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It wasn’t a fantastic white beach, not quite even up to the (not that great) standard of Kuta Beach in Bali. But there were still great views and it was a lovely walk just before the rain started coming in.

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We walked up to a rock outcrop partway out of the beach and found some slightly macabre sights, like the remnants of a heron, perhaps…

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… and the lifelike remnants of a crab’s moult.

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Luckily, there was still some life out here, as evidenced by this cute little lizard skulking its way stealthily along the rocks.

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It was then time to make the bumpy, pot-holed trip back to Mataram. We took respite from the bad road conditions by stopping at a Sasak village to have a look round. The Sasak are the indigenous people of Lombok. They are mainly Muslim and traditionally live in huts with packed-mud floors and roofs thatched with the local long grass, alang-alang. The huts in which they lived I felt were rather nondescript, and the only structure of interest was the bale, or storage shed. Its characteristic structure is the symbol of Lombok and is replicated in concrete and wood all over the main city.

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What’s a village without chickens? This cute little chick was poking around the village grounds with its brothers and sisters, learning how to fend for itself.

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And having had our fill of sleepy beach and equally sleepy village life, we headed back to Mataram. Ibu Rosa at Villa Sayang recommended Restaurant Taliwang, a local place serving up Lombok specialties. I started off with a jumbo-sized coconut drink with honey. It was really good and such a godsend because Lombok food is very spicy!

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We ordered a whole array of dishes like deep-fried tempeh (I couldn’t get enough of it), deep-fried squid, grilled gurami and vegetable soup. All of this was accompanied by copious amounts of the fiery chilli sauce made with local belacan, a kind of fermented prawn paste.

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Belacan, the smelly delight, really came into its own when turned into the local delicacy, kangkung pelecing. Here, toasted grated coconut is piled on top of toasted peanuts, and boiled beansprouts and kangkung. The kangkung is a more tender, heart-shaped leaved version of the Singaporean kangkong. Toasted belacan is worked into a spicy sauce of chilli and tomato (and probably other secret ingredients) and then poured on top of the mound of veggies. The result? An in-your-face explosion of sour, sweet, spicy and fishy that hits the taste buds with a one-two (POW!) blow. Amazing. This is one dish that I have to attempt to recreate soon.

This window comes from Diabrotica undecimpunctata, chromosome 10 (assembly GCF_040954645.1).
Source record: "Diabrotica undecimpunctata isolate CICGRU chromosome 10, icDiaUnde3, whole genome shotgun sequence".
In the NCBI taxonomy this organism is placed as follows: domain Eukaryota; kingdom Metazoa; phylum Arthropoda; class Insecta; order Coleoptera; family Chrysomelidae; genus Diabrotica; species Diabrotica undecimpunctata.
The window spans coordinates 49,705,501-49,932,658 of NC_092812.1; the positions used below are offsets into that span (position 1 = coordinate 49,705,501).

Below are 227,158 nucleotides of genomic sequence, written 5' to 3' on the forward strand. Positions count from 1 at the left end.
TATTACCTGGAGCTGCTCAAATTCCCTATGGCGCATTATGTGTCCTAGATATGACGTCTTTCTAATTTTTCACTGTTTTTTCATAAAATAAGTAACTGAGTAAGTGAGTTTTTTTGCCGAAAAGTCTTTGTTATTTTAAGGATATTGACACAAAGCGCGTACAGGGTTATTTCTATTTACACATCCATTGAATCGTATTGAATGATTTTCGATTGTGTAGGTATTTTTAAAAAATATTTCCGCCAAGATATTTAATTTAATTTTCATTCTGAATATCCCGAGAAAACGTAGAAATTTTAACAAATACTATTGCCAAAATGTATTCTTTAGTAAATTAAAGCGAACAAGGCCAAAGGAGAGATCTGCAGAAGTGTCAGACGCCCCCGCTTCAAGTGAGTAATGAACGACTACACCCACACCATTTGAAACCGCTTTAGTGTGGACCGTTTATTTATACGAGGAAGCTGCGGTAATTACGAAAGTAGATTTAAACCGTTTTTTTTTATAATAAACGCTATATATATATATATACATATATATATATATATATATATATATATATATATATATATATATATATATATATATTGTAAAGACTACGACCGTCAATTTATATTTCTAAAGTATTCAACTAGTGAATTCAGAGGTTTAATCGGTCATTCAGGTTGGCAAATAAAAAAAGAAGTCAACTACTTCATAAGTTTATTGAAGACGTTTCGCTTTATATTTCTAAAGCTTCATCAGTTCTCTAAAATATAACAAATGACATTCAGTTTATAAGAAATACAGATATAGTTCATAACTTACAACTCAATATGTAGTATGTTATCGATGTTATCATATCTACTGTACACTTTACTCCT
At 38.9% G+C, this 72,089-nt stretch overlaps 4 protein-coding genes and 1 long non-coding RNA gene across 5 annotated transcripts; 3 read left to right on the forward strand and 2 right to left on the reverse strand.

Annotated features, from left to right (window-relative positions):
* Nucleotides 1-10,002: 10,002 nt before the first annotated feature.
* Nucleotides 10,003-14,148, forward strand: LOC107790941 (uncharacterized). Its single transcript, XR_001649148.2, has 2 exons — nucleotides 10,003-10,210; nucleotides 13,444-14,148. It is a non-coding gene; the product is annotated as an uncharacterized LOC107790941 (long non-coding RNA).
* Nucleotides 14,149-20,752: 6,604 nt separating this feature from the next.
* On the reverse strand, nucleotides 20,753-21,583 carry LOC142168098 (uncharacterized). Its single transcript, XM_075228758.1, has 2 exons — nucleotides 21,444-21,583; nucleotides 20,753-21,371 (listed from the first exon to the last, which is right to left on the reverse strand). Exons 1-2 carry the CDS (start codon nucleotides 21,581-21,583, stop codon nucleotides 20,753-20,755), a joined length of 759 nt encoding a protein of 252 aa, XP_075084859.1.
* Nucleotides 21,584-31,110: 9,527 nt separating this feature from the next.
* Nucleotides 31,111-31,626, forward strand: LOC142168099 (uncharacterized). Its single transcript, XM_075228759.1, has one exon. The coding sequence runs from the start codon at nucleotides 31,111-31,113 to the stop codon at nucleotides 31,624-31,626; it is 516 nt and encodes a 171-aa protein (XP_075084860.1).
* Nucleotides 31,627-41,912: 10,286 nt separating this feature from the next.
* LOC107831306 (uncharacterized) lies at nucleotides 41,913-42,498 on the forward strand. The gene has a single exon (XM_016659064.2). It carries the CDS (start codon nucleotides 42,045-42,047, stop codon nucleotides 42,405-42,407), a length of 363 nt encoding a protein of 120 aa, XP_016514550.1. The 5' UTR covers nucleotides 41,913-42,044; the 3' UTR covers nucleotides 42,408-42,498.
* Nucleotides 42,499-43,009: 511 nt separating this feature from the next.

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Rumah Makan Taliwang I
No. 20 Jalan Ade Irma Suryani
Mataram, Lombok
(Ask at Villa Sayang for exact directions)

Candlenut Kitchen

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Misa and I were overdue for a catchup and we chose Candlenut Kitchen for that. We were sad that Trish and Adele couldn’t join us, maybe a little because we missed their company, but mainly because we were severely limited in how much we could eat! It was very gutting (pun intended) that we only had space for two mains and a dessert. We had to choose our dishes wisely and started with Misa’s perennial favourite: assam fish ($16.80). I thought it a very good version, though not quite as rich in flavour as I’d like. While flavourful from the assam and laksa leaves, I found the gravy a little watered down. It would not go well in DC’s house (he’s Peranakan). Still, a decent rendition – good for desperate times when you can’t get the home-cooked version.

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I read good reviews about yeye’s curry ($12.80), a white curry made with white pepper instead of the usual chilli rempah. On first chew, I thought it very similar to a mild version of Thai green curry and was a bit let down. The texture of the gravy certainly was very similar as it was very thick and lemak. It went really well with the chunks of chicken thigh. After a few more bites, the subtlety of the dish starts to come through and the magic of the pepper starts to weave its spell. It’s spicy yet gentle in its kick, with a level of complexity that’s hard to describe. I’ve been remiss in my posts and this dinner was had slightly more than a month ago before Christmas. My mouth still waters as I write this, it’s worth the trip just for this one dish.

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For dessert, we had the Christmas special dessert which is sadly off the menu now. It was a bombe Alaska of sorts, with chestnut, banana and chocolate. While we both thought it a bit too sweet with the honey drizzled on top, the banana and chestnut combination was pretty addictive.

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This is a restaurant with very good potential. I’m already plotting my next trip back!

Candlenut Kitchen
25 Neil Road
Tel: 6226 2506

September in Komodo: Blue, Blue Oceans

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I flew to Flores from Bali, landing at Labuan Bajo, the staging point for Komodo. Komodo itself is a small island off Flores and is home to the famous Komodo dragon. I wasn’t here just to see the dragons, but also to experience the famed diving in the area. Diving here is challenging with the strong currents but very rewarding as it is very much an untouched area with an incredible amount of fish.

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Every dive I had was so blue and full of fish. There were trevally in great abundance and in greater abundance were the fusiliers and other smaller fish that made their prey.

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It was always a fish soup experience each dive.

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Famous here are the pelagics, otherwise known as big fish that swim in the blue, like the ominous looking giant trevally.

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They get pretty big, though not quite as big as a diver!